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I personally think that doodles are backyard-bred, and way too overpriced for a mixed breed. I also think that if you buy one and call it 'rescuing' its not actually helping, its funding the problem. People are doodling breeds too much, I've even seen saint berdoodles.
 

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I have mixed feelings. Standard and miniature poodles were originally bird dogs. Therefore, I'm not completely horrified by the idea of breeding them to a retriever or spaniel. At least the parent breeds have complementary drives. Assuming the sire and dam are properly selected, the offspring should be temperamentally sound.

What does horrify me is that many doodle breeders are careless in their selection of breeding stock and over-promise the merits of the puppies.
 

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I think they're too popular, and not nearly enough care is being put into screening for temperament and health during the breeding process.

I personally think they're going to have a pretty similar arc to Cockers - Cockers are supposed to be really friendly, biddable, sociable dogs; they were once, and many still are - but they rose to popularity really fast, became incredibly overbred, and as a result there are a lot out there that have some loose screws. It's incredibly unfortunate, but when people just churn out puppies for the sake of puppies and a quick buck, it's what happens.
 

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I think my biggest issues are with the thinking going around the breeding and hype of doodles.

No, the coat will not be guaranteed easier, allergy-friendly, or whatever.

There is no promised hybrid-vigor from poorly selected parents.

Genetics and reality do not guarantee a, "Best of both with none of the problems," because that is merely what you want.

They are not a breed. There are people working on making goldenxpoodle crosses a breed, but throwing a poodle with x does not make it a breed.

But, I don't mind the dogs themselves or their people as long as they aren't pushing marketing lies.
 

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Doodles are a mixed breed dog that is becoming more and more popular. There are many different types of doodles, all of which are a mix between a poodle and another breed of dog. Doodles can be great family dogs because they are usually friendly, intelligent, and easy to train. They can also be good with children and other animals. However, not all doodles are the same, so it is important to do your research before you decide to get one. Some doodles may have health problems or be difficult to train. Overall, I think doodles make great family pets and are worth considering if you are looking for a new dog.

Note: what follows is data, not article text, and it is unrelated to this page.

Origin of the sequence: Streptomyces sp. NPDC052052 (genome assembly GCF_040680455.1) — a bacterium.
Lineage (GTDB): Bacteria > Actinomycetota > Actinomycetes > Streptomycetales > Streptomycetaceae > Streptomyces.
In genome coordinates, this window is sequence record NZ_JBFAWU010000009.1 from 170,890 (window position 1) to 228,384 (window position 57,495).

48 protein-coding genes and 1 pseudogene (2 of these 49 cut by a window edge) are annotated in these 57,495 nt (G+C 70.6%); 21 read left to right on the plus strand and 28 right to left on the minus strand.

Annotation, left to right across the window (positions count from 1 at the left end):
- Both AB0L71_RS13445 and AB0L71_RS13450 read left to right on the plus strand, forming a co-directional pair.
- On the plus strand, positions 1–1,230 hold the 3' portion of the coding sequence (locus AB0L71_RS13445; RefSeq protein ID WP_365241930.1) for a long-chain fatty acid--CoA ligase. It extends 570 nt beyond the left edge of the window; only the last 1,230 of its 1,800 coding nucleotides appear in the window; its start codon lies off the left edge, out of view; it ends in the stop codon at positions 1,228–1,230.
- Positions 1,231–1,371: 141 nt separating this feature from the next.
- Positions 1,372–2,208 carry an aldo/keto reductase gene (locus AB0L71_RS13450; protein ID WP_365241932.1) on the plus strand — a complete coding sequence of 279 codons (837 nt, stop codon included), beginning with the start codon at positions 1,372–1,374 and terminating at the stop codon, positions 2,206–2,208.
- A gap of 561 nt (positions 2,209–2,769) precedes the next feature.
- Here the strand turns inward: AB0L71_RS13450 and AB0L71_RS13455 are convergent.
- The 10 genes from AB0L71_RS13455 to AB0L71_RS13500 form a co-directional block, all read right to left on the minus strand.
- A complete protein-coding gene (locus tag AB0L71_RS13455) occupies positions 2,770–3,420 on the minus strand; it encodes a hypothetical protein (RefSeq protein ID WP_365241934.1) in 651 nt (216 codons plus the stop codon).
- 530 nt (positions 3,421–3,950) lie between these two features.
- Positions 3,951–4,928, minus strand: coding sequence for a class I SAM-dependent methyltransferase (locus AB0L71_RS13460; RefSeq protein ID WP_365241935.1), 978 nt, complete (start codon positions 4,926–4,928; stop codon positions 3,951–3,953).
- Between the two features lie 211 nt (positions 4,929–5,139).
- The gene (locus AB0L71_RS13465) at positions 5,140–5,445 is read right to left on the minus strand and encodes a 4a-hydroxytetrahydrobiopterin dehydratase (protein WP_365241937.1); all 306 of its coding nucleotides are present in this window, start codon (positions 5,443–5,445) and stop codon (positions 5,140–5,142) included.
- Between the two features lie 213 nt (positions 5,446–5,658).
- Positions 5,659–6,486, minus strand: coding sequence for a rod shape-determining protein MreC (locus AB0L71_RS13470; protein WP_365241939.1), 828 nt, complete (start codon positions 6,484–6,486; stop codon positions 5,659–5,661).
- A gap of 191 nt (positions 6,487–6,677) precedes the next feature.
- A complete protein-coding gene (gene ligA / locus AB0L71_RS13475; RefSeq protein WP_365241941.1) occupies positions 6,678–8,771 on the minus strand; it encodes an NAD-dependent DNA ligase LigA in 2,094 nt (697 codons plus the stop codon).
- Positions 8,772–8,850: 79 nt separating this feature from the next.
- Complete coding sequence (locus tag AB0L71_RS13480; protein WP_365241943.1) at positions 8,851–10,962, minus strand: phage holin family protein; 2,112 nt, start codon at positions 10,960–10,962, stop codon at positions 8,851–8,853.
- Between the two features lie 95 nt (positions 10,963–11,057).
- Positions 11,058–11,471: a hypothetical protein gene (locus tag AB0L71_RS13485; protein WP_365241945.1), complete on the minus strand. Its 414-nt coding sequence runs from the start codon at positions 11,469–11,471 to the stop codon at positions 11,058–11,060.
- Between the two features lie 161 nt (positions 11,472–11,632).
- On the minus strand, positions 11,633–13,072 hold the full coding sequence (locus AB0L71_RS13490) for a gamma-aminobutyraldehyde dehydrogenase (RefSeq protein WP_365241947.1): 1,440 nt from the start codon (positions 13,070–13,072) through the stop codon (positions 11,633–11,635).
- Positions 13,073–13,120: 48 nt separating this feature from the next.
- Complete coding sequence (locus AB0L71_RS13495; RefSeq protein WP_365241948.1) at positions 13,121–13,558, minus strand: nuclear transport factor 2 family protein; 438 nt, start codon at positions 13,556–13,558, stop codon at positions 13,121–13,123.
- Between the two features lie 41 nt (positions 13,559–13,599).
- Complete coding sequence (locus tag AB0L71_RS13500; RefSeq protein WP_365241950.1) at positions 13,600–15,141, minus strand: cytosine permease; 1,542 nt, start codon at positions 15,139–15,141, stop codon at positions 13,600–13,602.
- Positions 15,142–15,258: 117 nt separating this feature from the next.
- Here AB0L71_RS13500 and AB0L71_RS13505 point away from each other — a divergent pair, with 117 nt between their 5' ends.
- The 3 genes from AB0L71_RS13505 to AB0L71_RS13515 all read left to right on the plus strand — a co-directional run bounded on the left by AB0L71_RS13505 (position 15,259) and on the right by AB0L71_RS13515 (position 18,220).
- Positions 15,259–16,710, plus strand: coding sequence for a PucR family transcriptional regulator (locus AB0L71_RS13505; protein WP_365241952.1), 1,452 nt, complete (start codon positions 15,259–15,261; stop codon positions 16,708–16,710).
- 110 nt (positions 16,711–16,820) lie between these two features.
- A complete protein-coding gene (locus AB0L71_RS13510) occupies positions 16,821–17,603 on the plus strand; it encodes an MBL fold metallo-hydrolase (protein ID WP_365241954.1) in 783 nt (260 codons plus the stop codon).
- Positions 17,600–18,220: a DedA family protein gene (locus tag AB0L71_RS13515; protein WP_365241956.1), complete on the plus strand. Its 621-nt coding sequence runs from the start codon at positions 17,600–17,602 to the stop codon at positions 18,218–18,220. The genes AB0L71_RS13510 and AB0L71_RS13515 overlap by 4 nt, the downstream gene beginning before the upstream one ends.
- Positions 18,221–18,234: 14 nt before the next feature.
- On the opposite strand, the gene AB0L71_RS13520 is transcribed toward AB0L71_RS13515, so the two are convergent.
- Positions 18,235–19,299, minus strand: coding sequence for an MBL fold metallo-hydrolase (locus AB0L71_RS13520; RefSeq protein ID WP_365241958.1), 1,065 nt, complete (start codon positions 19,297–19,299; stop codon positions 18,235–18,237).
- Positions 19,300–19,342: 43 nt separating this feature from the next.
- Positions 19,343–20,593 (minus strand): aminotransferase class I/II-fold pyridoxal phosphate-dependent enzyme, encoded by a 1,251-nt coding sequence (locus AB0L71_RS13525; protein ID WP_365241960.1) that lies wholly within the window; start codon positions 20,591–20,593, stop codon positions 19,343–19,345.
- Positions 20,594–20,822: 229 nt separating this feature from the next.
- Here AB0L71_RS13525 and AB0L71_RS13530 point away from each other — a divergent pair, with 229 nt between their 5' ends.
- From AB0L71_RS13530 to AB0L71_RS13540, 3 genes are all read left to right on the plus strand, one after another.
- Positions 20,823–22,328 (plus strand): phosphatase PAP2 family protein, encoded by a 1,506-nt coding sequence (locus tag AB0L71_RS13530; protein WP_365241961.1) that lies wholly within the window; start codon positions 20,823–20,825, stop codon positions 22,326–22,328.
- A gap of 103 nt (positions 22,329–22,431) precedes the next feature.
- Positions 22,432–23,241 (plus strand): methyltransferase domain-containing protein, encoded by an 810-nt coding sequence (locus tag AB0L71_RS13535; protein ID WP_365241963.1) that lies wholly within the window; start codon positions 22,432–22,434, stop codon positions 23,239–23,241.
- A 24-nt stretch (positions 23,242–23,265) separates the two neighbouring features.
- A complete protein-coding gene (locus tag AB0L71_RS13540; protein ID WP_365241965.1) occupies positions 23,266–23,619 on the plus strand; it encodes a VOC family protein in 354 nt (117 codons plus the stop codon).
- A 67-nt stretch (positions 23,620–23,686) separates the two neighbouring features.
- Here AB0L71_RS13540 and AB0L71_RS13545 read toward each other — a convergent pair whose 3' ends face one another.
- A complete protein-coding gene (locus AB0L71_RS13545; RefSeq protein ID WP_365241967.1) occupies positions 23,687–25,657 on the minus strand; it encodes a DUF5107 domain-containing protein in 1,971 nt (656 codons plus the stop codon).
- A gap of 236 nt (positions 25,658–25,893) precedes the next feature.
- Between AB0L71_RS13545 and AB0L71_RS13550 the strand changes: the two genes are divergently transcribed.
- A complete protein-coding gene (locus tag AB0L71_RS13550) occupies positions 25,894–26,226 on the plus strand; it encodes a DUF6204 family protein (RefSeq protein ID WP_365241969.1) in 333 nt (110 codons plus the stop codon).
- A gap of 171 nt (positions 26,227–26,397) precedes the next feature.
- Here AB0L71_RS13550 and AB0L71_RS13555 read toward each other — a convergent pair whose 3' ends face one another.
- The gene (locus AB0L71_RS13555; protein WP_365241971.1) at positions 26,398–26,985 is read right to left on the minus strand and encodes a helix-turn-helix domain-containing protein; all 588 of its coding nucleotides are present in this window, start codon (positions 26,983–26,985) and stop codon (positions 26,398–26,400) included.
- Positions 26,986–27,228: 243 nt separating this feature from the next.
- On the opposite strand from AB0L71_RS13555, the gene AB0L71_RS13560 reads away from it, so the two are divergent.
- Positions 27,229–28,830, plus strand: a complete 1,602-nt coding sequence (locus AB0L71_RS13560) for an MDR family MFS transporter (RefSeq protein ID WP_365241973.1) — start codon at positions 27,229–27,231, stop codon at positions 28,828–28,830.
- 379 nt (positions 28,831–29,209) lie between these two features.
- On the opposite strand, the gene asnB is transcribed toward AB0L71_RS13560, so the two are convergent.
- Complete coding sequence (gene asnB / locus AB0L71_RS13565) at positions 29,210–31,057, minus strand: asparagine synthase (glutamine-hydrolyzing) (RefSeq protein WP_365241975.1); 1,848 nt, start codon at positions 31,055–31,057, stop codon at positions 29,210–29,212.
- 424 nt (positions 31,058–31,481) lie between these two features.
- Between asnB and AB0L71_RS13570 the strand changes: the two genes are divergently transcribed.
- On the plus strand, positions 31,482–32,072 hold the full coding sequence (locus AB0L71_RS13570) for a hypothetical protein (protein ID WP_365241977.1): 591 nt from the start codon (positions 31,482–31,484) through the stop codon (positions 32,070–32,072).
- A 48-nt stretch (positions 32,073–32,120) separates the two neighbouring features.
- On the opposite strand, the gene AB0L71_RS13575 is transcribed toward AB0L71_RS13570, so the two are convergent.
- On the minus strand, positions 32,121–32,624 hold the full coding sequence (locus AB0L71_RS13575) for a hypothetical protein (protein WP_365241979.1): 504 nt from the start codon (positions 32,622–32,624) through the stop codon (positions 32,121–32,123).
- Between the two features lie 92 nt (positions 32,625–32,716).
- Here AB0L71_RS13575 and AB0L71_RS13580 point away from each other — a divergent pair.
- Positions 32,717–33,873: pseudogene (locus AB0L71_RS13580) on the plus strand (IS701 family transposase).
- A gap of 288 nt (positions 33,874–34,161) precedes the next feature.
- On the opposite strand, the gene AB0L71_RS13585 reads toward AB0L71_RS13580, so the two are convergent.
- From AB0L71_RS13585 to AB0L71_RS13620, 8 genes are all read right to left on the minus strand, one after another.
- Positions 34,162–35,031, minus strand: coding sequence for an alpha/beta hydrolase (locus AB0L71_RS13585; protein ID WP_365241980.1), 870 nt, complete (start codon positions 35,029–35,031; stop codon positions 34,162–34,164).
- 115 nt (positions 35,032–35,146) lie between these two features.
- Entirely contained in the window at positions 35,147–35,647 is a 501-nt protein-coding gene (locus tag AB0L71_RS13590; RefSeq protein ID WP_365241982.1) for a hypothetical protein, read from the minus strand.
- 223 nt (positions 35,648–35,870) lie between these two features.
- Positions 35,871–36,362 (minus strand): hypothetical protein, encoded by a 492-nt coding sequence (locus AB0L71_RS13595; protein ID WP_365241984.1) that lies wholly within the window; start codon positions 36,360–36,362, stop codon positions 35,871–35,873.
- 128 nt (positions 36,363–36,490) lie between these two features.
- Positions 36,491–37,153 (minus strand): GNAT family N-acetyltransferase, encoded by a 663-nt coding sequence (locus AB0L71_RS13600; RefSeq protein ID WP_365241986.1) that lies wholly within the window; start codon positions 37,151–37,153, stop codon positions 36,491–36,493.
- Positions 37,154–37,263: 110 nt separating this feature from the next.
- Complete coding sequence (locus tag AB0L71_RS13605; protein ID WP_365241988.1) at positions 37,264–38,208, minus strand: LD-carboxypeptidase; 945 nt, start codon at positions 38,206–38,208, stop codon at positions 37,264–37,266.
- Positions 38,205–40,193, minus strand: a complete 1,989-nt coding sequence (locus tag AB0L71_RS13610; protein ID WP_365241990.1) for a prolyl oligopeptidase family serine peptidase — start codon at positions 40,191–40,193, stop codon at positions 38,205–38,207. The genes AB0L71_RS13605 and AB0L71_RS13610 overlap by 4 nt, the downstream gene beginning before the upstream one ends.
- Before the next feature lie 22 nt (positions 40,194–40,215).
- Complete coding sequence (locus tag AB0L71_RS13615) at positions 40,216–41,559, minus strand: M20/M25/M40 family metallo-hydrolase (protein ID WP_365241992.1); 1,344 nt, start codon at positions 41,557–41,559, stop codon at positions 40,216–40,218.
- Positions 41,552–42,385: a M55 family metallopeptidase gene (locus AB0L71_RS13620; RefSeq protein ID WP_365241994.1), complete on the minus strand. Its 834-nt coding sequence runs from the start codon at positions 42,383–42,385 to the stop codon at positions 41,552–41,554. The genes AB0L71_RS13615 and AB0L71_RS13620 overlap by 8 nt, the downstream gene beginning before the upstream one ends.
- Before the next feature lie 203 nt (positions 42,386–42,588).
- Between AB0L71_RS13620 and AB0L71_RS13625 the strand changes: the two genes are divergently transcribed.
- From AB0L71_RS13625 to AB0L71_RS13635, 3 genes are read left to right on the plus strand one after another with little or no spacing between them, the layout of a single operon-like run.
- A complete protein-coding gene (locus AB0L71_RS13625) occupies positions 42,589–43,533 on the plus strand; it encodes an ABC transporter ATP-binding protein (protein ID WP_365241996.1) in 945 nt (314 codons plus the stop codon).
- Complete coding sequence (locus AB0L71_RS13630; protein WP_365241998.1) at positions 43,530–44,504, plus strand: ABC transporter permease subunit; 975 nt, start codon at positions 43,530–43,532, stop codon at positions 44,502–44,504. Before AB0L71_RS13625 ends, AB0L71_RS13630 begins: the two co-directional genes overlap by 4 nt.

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I love my poodle mix. I did embark and he is a big mix so I call him a muttadoodle. I understand the appeal of a non shedding dog. But, grooming gets expensive. I would not spend a lot of money for a mixed breed, you can find non shedding dogs at rescues if not a shelter.

cockapoos have been around a long time. But, the designer dog trend has exploded. Lots of doodles around here. Not a doodle, but puggles seem common, too, I don’t know what people have against poodles that they want to change them.
 

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I don't think it's necessary that they have something against poodles, just that the non-shedding coat has a lot of appeal and they misguidedly think they can get ------ dog with a coat that doesn't shed.

The hype, expense and misinformation are the things that bother me the most about doodles. Not anything to do with the dogs themselves or their people.
 

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I have a Golden Doodle. She has a really easy coat to take care of, never matts. As I clip my own dogs I keep her fairly short in the summer and longer in the winter. I really appreciate the non-shedding, two of my other dogs are Maltese Shih Tzu and do not shed either.

The Goldens are a nice breed but the amount of hair they shed is impossible. I think some people went overboard breeding everything to a Poodle for seemingly no other reason but they seemed to think everything would be non-shedding.
 

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My Golden Doodle has a great disposition, is really smart and did well in AGILITY before Covid and loved doing it. They are like most breeds and need the proper training.
 
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